Area school divisions face a “balancing act” as they figure out how to hold in-person classes this fall following a months-long closure.
School divisions are navigating state and federal guidelines that call for physical distancing and cleaning measures to slow the spread of COVID-19. They also are grappling with concerns about how anything less than a normal weekly schedule will affect the development of children and their social-emotional well-being.
“It’s a balancing act,” said Ryan McKay, senior policy analyst for the Thomas Jefferson Health District who is working with schools on reopening plans. “It’s impossible questions followed by more impossible questions.”
Detailed plans about how local school systems will tackle those issues will be discussed this week.
Meanwhile, teachers are waiting on details about how they’ll be kept safe when returning to work, what exactly they’ll be expected to do and what will happen if a student or staff member tests positive — details that may be very dependent on levels of state and federal funding. The National Education Association has estimated it will take billions in additional aid to help schools safely reopen.
Amy Gaertner, a second grade teacher at Broadus Wood Elementary School, said every routine and practice will have to be adjusted, from the classroom layout to the daily work and activities.
“That physical closeness is going to be gone, so all the things that we’ve practiced and been taught to build community have to be reworked and rethought,” said Gaertner, who is president of Albemarle Education Association, the local teacher’s union.
Whether schools can actually reopen in the fall depends on the state of the epidemic locally and throughout the state. Positive cases have been rising locally, according to the Thomas Jefferson Health District, and surging nationally.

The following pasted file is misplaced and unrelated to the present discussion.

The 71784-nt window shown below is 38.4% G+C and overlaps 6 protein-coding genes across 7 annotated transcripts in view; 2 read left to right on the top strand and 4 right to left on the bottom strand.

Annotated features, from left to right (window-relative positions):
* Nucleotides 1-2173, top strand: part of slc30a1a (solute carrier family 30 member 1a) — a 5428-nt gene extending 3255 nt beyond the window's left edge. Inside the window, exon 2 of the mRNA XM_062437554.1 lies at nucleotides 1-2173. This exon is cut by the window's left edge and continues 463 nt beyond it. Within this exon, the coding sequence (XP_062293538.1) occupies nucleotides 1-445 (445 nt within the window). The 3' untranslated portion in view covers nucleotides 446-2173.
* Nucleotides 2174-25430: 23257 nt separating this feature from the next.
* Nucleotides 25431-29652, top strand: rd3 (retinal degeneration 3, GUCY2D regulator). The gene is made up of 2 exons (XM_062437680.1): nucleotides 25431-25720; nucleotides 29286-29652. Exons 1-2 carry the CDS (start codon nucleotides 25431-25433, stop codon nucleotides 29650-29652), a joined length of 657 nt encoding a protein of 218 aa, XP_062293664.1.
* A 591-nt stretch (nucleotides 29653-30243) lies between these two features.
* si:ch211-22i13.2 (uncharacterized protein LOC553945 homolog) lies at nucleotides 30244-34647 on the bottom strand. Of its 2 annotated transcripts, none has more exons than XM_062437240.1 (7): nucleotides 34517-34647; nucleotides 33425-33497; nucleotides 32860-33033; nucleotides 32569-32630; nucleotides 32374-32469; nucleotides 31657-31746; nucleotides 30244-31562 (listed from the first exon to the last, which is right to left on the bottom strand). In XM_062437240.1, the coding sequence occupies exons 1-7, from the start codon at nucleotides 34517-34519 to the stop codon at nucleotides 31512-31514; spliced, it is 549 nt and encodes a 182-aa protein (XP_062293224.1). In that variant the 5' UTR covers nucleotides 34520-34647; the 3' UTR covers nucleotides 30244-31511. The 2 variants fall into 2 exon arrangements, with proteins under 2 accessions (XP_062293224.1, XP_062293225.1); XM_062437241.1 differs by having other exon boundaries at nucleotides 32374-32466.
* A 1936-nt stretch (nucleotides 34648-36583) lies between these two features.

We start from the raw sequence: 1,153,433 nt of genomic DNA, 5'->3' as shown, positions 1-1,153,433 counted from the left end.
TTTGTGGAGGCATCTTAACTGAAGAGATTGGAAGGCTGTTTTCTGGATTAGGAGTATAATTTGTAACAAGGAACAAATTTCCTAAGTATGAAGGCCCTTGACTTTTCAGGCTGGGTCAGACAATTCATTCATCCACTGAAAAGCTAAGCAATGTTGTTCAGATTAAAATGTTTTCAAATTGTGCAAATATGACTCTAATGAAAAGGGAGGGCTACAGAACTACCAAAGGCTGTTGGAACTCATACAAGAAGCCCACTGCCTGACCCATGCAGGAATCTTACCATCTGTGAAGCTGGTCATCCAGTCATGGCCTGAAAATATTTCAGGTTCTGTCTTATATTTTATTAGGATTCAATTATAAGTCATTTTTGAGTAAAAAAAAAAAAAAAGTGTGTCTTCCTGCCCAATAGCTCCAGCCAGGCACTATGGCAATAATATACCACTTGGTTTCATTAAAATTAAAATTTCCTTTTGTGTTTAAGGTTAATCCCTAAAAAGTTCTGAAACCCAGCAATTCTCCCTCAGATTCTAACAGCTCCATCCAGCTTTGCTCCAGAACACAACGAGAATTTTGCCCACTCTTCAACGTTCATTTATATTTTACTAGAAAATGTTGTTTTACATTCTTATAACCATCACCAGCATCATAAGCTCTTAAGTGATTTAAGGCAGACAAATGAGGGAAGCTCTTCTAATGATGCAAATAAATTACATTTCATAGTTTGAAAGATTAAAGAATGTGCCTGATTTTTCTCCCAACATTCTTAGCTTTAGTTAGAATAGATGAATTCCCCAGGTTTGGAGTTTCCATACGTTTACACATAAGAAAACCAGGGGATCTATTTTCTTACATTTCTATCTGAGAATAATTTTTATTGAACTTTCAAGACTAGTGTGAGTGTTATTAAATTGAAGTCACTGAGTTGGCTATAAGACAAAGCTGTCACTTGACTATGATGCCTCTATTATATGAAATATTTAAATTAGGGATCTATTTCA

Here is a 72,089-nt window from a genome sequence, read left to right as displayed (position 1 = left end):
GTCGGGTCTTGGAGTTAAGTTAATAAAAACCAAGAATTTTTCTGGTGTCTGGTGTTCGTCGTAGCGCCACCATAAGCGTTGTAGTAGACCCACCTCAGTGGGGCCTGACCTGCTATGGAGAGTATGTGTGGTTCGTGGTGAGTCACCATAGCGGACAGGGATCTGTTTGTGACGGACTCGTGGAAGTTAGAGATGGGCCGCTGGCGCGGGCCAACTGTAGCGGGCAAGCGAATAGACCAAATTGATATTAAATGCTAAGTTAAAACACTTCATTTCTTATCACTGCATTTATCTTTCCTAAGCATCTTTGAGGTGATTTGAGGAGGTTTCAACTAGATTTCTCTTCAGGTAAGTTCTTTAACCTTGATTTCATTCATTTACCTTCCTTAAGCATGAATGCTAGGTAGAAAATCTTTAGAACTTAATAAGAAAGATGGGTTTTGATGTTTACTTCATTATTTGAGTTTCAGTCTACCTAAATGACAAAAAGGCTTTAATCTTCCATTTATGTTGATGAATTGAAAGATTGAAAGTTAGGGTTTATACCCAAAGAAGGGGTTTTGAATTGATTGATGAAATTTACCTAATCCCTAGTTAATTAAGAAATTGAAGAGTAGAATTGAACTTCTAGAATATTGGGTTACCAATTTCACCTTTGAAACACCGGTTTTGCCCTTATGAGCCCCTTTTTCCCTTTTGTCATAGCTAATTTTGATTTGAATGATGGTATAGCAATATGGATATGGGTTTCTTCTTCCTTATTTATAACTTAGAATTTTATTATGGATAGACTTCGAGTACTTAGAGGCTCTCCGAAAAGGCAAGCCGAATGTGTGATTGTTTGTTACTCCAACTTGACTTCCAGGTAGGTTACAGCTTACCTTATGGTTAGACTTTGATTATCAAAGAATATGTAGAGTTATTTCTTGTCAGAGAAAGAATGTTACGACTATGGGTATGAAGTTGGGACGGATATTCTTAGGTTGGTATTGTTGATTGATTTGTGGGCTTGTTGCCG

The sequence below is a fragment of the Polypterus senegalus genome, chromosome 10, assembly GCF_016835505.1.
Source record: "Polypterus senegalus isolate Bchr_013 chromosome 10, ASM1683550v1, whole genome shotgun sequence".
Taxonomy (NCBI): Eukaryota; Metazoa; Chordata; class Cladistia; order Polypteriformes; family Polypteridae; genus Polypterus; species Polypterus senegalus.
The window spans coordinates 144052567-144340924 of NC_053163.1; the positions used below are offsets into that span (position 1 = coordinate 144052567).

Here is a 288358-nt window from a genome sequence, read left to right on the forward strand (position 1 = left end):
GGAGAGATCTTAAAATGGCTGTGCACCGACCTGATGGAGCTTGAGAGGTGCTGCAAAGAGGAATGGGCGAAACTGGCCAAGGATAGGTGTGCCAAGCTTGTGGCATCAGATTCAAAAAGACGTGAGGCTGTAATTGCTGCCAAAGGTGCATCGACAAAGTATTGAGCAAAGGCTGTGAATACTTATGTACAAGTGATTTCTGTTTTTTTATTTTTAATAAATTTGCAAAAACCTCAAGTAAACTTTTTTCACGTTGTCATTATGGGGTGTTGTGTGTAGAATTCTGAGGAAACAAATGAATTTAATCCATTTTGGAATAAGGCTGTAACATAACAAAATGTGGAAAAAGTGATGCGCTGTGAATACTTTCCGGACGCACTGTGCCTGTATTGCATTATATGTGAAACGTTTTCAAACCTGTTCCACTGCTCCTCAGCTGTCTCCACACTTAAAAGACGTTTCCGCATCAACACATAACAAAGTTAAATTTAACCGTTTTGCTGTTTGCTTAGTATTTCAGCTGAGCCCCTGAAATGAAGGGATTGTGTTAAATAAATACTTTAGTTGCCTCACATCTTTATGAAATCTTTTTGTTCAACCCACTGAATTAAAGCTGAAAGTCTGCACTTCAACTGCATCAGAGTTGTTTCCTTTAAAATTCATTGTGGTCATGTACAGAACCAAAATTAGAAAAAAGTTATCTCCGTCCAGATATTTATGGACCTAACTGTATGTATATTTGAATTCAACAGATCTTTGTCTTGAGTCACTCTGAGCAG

“We’re only as safe as the safest family in our classroom,” Gaertner said. “If their family is seeing other people and doing unsafe practices, then we’re all at risk, even if the rest of us are being very careful.”
To reverse the trend, individuals are encouraged to wear a mask, keep their distance from people, avoid large groups and wash their hands.
“So if you want your kid to go to school wear a mask; it’s pretty simple,” said Dr. Steven Zeichner, head of University of Virginia Health’s Division of Pediatric Infectious Diseases.
Charlottesville City Schools announced late Thursday that kindergarten to sixth-grade students could attend in-person classes four days a week with at-home learning on Fridays. Seventh-12th graders can go to class two days a week with online learning the other three days. The division had initially proposed two days of face-to-face classes for all students.
Last week, a group of Charlottesville parents called on the city School Board to provide a five-day-week of in-person classes, especially for elementary students. As of Friday, 79 parents signed on to the letter, which cited studies showing the negative affect that school closures have had on children.
“We do recognize the significant stress and potential risk school staff and higher health risk families would be taking,” the parents wrote. “All school staff should receive any PPE necessary in order to keep themselves safe and families given the choice to attend or use online learning. At-risk teachers and families should be matched for online learning.”